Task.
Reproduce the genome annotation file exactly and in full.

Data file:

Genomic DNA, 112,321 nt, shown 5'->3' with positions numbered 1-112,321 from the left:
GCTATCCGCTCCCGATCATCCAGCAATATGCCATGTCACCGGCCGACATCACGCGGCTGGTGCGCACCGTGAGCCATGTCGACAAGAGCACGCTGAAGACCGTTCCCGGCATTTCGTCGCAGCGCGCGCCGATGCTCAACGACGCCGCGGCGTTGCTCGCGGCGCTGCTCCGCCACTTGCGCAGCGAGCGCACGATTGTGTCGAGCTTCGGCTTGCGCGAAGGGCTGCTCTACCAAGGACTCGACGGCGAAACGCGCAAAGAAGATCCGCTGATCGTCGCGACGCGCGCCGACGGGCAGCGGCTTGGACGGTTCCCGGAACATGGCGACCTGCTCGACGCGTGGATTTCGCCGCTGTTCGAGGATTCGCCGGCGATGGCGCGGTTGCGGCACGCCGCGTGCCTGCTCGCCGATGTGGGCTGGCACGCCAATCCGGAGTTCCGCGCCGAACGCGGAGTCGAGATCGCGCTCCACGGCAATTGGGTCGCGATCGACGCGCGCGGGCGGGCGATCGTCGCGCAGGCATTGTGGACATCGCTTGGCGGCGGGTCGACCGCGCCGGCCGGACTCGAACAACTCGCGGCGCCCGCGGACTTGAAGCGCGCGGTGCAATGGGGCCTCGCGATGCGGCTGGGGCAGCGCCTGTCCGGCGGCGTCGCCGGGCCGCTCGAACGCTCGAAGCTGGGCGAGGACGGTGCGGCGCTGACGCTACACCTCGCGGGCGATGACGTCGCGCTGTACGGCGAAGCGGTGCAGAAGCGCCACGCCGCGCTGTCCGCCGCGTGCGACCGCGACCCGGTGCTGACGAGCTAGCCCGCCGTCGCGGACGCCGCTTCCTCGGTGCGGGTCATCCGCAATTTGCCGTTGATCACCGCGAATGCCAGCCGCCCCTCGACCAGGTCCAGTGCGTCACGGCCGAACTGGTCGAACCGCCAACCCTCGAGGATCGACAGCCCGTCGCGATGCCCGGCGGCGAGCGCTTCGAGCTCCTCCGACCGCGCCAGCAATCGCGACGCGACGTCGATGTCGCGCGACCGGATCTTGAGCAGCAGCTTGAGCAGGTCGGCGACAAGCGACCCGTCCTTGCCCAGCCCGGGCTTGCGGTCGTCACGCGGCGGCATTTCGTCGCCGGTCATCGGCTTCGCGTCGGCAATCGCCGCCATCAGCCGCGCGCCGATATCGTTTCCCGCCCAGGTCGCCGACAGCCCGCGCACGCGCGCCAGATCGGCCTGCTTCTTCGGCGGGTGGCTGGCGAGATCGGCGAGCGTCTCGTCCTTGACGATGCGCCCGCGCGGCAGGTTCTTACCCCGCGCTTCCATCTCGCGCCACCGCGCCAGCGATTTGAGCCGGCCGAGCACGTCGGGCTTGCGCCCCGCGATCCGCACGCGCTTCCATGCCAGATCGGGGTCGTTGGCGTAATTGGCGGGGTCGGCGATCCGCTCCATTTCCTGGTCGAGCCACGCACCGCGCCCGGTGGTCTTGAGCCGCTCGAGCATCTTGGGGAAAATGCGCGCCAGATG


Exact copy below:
Genomic DNA, 112,321 nt, shown 5'->3' with positions numbered 1-112,321 from the left:
GCTATCCGCTCCCGATCATCCAGCAATATGCCATGTCACCGGCCGACATCACGCGGCTGGTGCGCACCGTGAGCCATGTCGACAAGAGCACGCTGAAGACCGTTCCCGGCATTTCGTCGCAGCGCGCGCCGATGCTCAACGACGCCGCGGCGTTGCTCGCGGCGCTGCTCCGCCACTTGCGCAGCGAGCGCACGATTGTGTCGAGCTTCGGCTTGCGCGAAGGGCTGCTCTACCAAGGACTCGACGGCGAAACGCGCAAAGAAGATCCGCTGATCGTCGCGACGCGCGCCGACGGGCAGCGGCTTGGACGGTTCCCGGAACATGGCGACCTGCTCGACGCGTGGATTTCGCCGCTGTTCGAGGATTCGCCGGCGATGGCGCGGTTGCGGCACGCCGCGTGCCTGCTCGCCGATGTGGGCTGGCACGCCAATCCGGAGTTCCGCGCCGAACGCGGAGTCGAGATCGCGCTCCACGGCAATTGGGTCGCGATCGACGCGCGCGGGCGGGCGATCGTCGCGCAGGCATTGTGGACATCGCTTGGCGGCGGGTCGACCGCGCCGGCCGGACTCGAACAACTCGCGGCGCCCGCGGACTTGAAGCGCGCGGTGCAATGGGGCCTCGCGATGCGGCTGGGGCAGCGCCTGTCCGGCGGCGTCGCCGGGCCGCTCGAACGCTCGAAGCTGGGCGAGGACGGTGCGGCGCTGACGCTACACCTCGCGGGCGATGACGTCGCGCTGTACGGCGAAGCGGTGCAGAAGCGCCACGCCGCGCTGTCCGCCGCGTGCGACCGCGACCCGGTGCTGACGAGCTAGCCCGCCGTCGCGGACGCCGCTTCCTCGGTGCGGGTCATCCGCAATTTGCCGTTGATCACCGCGAATGCCAGCCGCCCCTCGACCAGGTCCAGTGCGTCACGGCCGAACTGGTCGAACCGCCAACCCTCGAGGATCGACAGCCCGTCGCGATGCCCGGCGGCGAGCGCTTCGAGCTCCTCCGACCGCGCCAGCAATCGCGACGCGACGTCGATGTCGCGCGACCGGATCTTGAGCAGCAGCTTGAGCAGGTCGGCGACAAGCGACCCGTCCTTGCCCAGCCCGGGCTTGCGGTCGTCACGCGGCGGCATTTCGTCGCCGGTCATCGGCTTCGCGTCGGCAATCGCCGCCATCAGCCGCGCGCCGATATCGTTTCCCGCCCAGGTCGCCGACAGCCCGCGCACGCGCGCCAGATCGGCCTGCTTCTTCGGCGGGTGGCTGGCGAGATCGGCGAGCGTCTCGTCCTTGACGATGCGCCCGCGCGGCAGGTTCTTACCCCGCGCTTCCATCTCGCGCCACCGCGCCAGCGATTTGAGCCGGCCGAGCACGTCGGGCTTGCGCCCCGCGATCCGCACGCGCTTCCATGCCAGATCGGGGTCGTTGGCGTAATTGGCGGGGTCGGCGATCCGCTCCATTTCCTGGTCGAGCCACGCACCGCGCCCGGTGGTCTTGAGCCGCTCGAGCATCTTGGGGAAAATGCGCGCCAGATG